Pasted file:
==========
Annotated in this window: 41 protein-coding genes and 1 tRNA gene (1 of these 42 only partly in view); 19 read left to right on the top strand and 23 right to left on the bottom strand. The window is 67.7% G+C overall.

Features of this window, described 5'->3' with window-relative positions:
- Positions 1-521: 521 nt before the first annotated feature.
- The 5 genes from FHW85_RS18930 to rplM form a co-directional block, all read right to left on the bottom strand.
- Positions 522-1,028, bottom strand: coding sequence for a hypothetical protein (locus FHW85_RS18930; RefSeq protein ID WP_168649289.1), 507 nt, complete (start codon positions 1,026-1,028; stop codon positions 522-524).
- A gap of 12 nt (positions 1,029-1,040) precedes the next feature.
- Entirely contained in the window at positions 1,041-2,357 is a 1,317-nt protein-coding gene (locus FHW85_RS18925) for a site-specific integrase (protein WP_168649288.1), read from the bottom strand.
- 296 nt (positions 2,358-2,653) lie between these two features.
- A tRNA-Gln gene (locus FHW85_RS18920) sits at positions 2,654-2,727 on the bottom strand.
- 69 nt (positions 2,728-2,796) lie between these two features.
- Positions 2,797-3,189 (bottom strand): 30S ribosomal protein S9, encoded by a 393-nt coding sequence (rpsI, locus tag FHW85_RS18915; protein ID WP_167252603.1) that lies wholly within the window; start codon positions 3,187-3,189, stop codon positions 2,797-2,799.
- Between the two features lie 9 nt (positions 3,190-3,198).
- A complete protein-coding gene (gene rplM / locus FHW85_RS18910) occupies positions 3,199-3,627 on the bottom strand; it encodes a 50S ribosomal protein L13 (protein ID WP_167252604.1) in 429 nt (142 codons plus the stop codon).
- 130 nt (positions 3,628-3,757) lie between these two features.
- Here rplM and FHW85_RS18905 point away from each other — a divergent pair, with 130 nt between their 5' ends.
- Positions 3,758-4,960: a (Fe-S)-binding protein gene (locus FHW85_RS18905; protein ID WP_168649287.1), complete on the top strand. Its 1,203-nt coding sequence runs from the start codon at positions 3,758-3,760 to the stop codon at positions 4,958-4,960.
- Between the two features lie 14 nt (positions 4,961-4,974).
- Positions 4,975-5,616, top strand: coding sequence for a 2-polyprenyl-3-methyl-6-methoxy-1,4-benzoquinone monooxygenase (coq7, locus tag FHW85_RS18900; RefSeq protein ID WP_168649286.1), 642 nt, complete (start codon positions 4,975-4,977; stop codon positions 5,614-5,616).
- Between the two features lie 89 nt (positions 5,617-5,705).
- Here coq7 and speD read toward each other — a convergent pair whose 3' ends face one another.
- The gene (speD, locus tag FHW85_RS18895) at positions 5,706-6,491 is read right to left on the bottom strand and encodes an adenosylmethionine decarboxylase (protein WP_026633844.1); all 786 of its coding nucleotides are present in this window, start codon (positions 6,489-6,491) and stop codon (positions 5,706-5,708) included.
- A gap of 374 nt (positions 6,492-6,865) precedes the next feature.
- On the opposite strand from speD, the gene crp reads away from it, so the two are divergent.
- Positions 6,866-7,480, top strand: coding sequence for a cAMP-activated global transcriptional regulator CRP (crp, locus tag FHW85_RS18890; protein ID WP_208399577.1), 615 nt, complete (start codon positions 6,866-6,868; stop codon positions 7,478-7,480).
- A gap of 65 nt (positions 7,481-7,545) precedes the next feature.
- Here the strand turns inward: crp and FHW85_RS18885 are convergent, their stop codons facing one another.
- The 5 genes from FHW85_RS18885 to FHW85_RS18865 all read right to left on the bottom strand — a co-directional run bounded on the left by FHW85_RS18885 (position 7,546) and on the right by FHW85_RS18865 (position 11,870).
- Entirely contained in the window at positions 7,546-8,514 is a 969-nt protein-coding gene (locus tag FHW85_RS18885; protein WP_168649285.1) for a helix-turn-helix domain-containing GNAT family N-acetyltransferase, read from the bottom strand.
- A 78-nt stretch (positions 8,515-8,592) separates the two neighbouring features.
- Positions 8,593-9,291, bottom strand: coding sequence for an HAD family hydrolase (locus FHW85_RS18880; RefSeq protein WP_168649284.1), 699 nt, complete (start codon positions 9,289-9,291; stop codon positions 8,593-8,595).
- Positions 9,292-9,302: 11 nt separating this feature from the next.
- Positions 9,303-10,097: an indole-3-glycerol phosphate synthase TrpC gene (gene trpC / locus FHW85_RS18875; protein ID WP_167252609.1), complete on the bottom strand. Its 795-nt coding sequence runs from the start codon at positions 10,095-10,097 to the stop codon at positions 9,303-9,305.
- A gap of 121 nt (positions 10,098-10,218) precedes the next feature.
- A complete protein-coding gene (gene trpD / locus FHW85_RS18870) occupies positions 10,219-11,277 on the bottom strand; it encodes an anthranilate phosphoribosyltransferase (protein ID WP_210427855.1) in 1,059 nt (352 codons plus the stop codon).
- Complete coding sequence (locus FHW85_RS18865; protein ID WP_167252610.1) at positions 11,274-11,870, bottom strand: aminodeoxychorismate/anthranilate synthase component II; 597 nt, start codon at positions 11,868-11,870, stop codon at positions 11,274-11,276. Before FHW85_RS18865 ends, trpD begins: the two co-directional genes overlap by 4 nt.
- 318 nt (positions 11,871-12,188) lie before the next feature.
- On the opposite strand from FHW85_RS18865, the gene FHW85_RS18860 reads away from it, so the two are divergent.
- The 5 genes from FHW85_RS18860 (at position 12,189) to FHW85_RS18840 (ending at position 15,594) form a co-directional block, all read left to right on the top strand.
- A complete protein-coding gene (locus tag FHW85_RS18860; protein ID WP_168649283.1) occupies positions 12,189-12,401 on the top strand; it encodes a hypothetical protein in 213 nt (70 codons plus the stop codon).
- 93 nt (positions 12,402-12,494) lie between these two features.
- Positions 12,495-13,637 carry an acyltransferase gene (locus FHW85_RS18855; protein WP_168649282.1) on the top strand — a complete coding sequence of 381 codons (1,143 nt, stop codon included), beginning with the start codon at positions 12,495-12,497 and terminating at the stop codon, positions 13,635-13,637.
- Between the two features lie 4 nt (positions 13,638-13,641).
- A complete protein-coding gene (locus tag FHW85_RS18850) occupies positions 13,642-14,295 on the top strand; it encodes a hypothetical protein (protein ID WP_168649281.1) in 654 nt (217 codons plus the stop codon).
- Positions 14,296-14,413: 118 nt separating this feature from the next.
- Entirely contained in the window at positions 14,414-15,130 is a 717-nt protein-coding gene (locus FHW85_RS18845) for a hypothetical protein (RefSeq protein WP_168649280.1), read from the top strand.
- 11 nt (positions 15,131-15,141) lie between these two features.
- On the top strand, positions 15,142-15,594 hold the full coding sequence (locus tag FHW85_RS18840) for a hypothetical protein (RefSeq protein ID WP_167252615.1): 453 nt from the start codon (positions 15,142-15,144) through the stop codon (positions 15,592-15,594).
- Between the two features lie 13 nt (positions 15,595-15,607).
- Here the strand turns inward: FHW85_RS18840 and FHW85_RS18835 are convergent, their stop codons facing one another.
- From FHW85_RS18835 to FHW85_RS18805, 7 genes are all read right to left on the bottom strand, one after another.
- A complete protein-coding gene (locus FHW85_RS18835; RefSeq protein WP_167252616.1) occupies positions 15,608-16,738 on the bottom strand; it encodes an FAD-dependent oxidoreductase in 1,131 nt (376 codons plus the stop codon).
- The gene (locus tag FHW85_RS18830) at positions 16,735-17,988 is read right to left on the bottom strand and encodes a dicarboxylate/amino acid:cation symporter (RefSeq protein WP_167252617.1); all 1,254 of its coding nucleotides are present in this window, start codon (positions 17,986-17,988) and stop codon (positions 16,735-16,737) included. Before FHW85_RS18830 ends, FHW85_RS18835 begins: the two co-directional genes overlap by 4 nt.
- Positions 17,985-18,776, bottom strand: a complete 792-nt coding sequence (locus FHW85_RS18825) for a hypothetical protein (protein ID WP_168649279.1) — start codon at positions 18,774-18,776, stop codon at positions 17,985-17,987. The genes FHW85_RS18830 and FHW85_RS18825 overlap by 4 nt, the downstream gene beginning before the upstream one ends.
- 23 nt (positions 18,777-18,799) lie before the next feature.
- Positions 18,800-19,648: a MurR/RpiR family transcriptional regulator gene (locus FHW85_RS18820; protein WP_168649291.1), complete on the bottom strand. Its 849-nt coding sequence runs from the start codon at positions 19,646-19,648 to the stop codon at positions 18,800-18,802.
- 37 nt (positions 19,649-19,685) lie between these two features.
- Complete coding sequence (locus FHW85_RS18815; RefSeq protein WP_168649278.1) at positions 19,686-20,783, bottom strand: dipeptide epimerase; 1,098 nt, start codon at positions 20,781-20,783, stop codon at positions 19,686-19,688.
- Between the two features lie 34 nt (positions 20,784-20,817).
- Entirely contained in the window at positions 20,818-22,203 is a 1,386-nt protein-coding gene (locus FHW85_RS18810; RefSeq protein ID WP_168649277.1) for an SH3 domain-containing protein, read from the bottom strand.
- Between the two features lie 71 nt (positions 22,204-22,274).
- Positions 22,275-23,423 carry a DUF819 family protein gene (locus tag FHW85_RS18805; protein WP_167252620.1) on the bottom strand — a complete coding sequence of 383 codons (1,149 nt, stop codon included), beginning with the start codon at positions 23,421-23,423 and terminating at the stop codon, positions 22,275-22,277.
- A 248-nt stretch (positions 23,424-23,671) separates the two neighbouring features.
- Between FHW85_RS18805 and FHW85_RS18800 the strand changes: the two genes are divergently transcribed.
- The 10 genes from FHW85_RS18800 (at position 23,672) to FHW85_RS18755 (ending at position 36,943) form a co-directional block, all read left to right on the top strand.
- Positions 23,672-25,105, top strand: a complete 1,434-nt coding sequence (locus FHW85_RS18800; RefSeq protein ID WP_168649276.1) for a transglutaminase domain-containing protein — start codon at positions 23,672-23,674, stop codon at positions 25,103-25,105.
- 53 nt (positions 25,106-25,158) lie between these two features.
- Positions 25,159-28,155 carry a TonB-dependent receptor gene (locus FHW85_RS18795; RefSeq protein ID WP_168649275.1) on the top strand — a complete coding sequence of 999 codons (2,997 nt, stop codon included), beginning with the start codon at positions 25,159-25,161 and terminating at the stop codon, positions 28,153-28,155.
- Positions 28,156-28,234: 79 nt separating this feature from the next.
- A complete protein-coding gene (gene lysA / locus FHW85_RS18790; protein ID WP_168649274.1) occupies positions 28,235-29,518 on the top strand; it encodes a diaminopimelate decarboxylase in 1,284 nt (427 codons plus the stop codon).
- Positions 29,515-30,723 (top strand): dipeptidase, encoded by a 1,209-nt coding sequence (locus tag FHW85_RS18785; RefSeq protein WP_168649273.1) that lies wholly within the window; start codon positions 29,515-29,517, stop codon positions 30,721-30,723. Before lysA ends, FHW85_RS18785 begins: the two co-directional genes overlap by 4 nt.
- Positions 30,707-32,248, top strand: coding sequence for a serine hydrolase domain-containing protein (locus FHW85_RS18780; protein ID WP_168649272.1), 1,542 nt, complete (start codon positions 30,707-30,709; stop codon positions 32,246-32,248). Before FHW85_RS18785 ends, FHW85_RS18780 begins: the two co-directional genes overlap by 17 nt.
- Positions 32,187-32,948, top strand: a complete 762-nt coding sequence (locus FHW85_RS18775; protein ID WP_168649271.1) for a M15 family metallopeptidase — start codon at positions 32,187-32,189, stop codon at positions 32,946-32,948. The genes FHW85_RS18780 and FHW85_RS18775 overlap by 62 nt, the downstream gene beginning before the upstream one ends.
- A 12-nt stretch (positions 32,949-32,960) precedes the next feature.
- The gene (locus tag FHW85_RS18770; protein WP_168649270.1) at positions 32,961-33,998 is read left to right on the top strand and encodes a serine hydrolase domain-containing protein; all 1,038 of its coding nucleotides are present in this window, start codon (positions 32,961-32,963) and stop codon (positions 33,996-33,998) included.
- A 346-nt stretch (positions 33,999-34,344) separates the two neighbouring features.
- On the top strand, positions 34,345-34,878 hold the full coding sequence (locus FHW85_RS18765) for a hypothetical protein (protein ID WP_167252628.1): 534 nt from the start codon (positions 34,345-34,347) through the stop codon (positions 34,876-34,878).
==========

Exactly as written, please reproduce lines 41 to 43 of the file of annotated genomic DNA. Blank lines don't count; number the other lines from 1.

- Positions 12,495-13,637 carry an acyltransferase gene (locus FHW85_RS18855; protein WP_168649282.1) on the top strand — a complete coding sequence of 381 codons (1,143 nt, stop codon included), beginning with the start codon at positions 12,495-12,497 and terminating at the stop codon, positions 13,635-13,637.
- Between the two features lie 4 nt (positions 13,638-13,641).
- A complete protein-coding gene (locus tag FHW85_RS18850) occupies positions 13,642-14,295 on the top strand; it encodes a hypothetical protein (protein ID WP_168649281.1) in 654 nt (217 codons plus the stop codon).